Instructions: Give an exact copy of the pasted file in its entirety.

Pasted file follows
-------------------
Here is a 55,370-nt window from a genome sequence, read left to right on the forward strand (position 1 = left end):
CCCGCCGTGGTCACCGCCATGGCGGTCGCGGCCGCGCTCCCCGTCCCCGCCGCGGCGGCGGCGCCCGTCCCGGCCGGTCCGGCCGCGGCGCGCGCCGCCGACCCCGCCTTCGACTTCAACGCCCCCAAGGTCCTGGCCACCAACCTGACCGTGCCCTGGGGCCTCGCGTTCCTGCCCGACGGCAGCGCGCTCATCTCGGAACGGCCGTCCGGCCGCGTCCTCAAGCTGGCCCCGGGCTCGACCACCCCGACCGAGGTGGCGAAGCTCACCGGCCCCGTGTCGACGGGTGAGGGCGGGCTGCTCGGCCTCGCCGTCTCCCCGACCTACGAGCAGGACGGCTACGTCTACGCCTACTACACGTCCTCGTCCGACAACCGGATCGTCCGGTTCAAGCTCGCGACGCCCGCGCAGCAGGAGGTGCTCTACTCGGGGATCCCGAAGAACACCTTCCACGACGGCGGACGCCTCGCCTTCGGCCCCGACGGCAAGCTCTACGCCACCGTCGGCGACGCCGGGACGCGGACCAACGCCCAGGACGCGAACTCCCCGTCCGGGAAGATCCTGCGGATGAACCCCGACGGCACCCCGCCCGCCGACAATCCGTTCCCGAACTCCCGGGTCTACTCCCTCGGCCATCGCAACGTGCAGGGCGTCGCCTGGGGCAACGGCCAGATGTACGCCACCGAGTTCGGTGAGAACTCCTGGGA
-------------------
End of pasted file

Here is a 55,370-nt window from a genome sequence, read left to right on the forward strand (position 1 = left end):
CCCGCCGTGGTCACCGCCATGGCGGTCGCGGCCGCGCTCCCCGTCCCCGCCGCGGCGGCGGCGCCCGTCCCGGCCGGTCCGGCCGCGGCGCGCGCCGCCGACCCCGCCTTCGACTTCAACGCCCCCAAGGTCCTGGCCACCAACCTGACCGTGCCCTGGGGCCTCGCGTTCCTGCCCGACGGCAGCGCGCTCATCTCGGAACGGCCGTCCGGCCGCGTCCTCAAGCTGGCCCCGGGCTCGACCACCCCGACCGAGGTGGCGAAGCTCACCGGCCCCGTGTCGACGGGTGAGGGCGGGCTGCTCGGCCTCGCCGTCTCCCCGACCTACGAGCAGGACGGCTACGTCTACGCCTACTACACGTCCTCGTCCGACAACCGGATCGTCCGGTTCAAGCTCGCGACGCCCGCGCAGCAGGAGGTGCTCTACTCGGGGATCCCGAAGAACACCTTCCACGACGGCGGACGCCTCGCCTTCGGCCCCGACGGCAAGCTCTACGCCACCGTCGGCGACGCCGGGACGCGGACCAACGCCCAGGACGCGAACTCCCCGTCCGGGAAGATCCTGCGGATGAACCCCGACGGCACCCCGCCCGCCGACAATCCGTTCCCGAACTCCCGGGTCTACTCCCTCGGCCATCGCAACGTGCAGGGCGTCGCCTGGGGCAACGGCCAGATGTACGCCACCGAGTTCGGTGAGAACTCCTGGGA